Finally, the ’World Islands’ is an example of fakeness par excellence, operating to insert itself (and Dubai) in a world economy. These artificial islands tap into what cultural critic Akbar Abbas (2008) calls the discourse of the “fake,” which is fast becoming part of the globalization process. Following Abbas: rather than dismiss the fake, we should see it as powerful symptom, one that becomes a way of relating to the global environment through the seduction of floating objects (Abbas, 2008: 263). Moreover, this generative idea of the fake allows us to understand this distinct islandness as integral to newly emergent forms of late capitalism, forms of “imagineered urbanism” (Davis, 2006: 47) that allow for island excess and privileged access while writing out the very real materialities that undergird these built environments.

However, it has not taken much time for those looking out the airplane window to start questioning the sustainability of what journalist Adam Luck described in 2010 as a “millionaire’s playground.” He offers us a dystopic viewpoint, describing the World as “299 mounds of bare sand sweltering in the 40+ degrees centrigrade heat” (Luck, 2010). Moreover, as early as the beginning of 2011 (a startling three years after completion), reports starting coming in that the artificial islands that make up the The World are gradually “falling [back] into the sea”(Spencer, 2011), a materiality that heralds a far more bleak, precarious, and synthetic future for islands more generally. Difficult questions need to be asked, like the one Ann Stoler posits: “what happens to island enclaves… [when they] become repositories of vulnerabilities that are likely to last longer than the political structures that produced them?”(2008: 203). Are these islands of whimsy in fact forms of “rubble” (following Gordillo 2014), cleverly disguised as idyllic beaches (Samuelson)? Will they become places where drift (Lavery) and dust (Caverly) are naturalized as part of island formations? For Rob Nixon, slow violence is “neither spectacular nor instantaneous, but rather incremental and accretive.” (2011: 2) Perhaps I am not so far off in suggesting a newly emergent form and content of slow islandness the world over.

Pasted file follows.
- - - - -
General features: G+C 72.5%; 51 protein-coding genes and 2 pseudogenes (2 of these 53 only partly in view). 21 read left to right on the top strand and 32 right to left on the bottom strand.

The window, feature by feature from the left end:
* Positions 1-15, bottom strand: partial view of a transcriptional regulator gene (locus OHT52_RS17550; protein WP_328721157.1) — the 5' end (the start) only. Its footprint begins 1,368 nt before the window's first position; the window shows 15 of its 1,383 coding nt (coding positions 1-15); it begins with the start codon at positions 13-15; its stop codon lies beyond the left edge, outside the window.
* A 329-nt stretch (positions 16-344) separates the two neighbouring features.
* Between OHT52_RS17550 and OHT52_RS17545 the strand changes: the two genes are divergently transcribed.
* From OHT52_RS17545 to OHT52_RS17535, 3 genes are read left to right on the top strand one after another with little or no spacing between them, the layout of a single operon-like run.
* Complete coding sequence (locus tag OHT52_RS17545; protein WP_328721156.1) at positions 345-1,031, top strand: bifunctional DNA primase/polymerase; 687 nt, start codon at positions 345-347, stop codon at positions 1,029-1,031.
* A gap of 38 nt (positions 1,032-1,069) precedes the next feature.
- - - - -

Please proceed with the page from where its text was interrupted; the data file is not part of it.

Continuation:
Pamila Gupta is Associate Professor at WISER (Wits Institute for Social and Economic Research) at the University of Witwatersrand in Johannesburg, South Africa. She holds a PhD in Socio-cultural Anthropology from Columbia University. She writes about Lusophone India and Africa, Portuguese colonial and missionary history, decolonization, heritage tourism, visual cultures and islands in the Indian Ocean. She has published in InterventionsSouth African Historical Journal, African Studies, Critical Arts, Journal of Asian and African Studies, Ler História, Ecologie & Politique, and Public Culture, and is the co-editor of Eyes Across the Water: Navigating the Indian Ocean with Isabel Hofmeyr and Michael Pearson (UNISA, 2010). Her monograph entitled The Relic State: St. Francis Xavier and the Politics of Ritual in Portuguese India was published in 2014 by Manchester University Press. Her newest collection of essays entitled Portuguese Decolonization in the Indian Ocean World: History and Ethnography is forthcoming with Bloomsbury Press (2018).



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Davis, M. (2006). Fear and Money in Dubai. New Left Review 41 (September-October), 47-68.

Dening, G. (2004). Beach crossings: Voyaging across times, cultures and self. Victoria, Australia: Miegunyah Press.

Gordillo, G. (2014) Rubble: the afterlife of destruction. Durham, NC: Duke University Press.

Ghosh, A. (2004) Folly in the sundabarans. http://www.amitavghosh.com/essays/folly.html

Graham, Stephen. Vertical: The City from Satellites to Bunkers (London: Verso, 2016).

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Jackson, M., and della Dora, V. (2011). Spectacular enclosures of the hope: artificial islands in the gulf and the present. In R. Shields, O. Park, & T. Davidson, (Eds.), Ecologies of affect: Placing nostalgia, desire and hope (pp. 293-316). Waterloo ON: Wilfrid Laurier University Press.

Luck, Adam. “How Dubai’s $14bn dream to build the world is falling apart, Daily Mail, 11th April 2010. http://www.dailymail.co.uk/home/moslive/article-1263987/How-Dubais 14-billion-dream-build-The-World-falling-apart.html

Nixon, R. (2011). Slow violence and the environmentalism of the poor. Cambridge: Harvard University Press.

Saadiyat (2005). Saadiyat. Retrieved from http://www.saadiyat.ae/

Sheller, M. (2009). Infrastructures of imagined islands: software, mobilities and the architecture of Caribbean paradise. Environment and Planning A, 41, 1386-1403.

Spencer, R. (2011, January 20). The world is sinking: Dubai islands ‘falling into the sea’. The Daily Telegraph. Retrieved from http://www.telegraph.co.uk/news/worldnews/middleeast/dubai/8271643/The-World-is-sinking-Dubai-islands-falling-into-the-sea.html

Stoler, A. (2008). Imperial debris: reflections on ruins and ruination.’ Current Anthropology, Volume 23, Issue 2 (2008), pp. 191-219.